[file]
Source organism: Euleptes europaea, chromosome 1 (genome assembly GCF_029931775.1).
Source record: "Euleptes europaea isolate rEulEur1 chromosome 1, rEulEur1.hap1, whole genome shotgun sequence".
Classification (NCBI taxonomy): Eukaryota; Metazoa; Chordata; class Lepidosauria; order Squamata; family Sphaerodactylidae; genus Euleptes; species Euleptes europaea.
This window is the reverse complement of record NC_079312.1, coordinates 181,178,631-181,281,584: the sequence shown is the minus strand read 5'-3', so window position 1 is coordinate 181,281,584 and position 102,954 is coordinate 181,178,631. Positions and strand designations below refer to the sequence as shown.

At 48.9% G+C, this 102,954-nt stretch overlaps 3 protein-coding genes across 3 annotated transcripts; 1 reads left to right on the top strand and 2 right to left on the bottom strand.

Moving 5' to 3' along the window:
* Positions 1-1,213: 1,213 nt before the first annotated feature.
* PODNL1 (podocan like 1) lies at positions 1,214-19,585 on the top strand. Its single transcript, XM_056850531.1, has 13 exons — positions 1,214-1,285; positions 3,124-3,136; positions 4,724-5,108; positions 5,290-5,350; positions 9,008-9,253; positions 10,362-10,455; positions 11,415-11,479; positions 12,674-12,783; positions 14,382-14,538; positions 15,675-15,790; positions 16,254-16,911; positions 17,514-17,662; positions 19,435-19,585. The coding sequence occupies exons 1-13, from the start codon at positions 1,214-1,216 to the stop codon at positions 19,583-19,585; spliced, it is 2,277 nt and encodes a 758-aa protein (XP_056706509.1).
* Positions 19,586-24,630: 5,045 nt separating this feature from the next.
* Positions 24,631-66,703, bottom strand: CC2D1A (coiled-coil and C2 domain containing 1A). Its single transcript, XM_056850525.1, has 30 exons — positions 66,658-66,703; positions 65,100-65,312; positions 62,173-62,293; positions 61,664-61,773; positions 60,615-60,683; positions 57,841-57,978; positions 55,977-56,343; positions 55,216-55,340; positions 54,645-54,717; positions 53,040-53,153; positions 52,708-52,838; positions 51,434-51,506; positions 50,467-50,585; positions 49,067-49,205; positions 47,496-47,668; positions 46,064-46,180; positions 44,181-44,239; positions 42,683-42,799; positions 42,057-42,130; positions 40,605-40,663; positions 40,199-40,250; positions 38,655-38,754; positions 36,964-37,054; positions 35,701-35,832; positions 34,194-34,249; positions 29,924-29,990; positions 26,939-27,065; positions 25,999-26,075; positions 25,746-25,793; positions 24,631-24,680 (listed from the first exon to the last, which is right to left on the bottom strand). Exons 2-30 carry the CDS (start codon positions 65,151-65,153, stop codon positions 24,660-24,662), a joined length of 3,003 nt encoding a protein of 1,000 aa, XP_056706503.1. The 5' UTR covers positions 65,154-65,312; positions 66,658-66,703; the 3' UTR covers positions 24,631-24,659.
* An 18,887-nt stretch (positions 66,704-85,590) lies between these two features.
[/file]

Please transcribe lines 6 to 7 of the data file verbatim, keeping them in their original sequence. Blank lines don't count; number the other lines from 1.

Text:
Moving 5' to 3' along the window:
* Positions 1-1,213: 1,213 nt before the first annotated feature.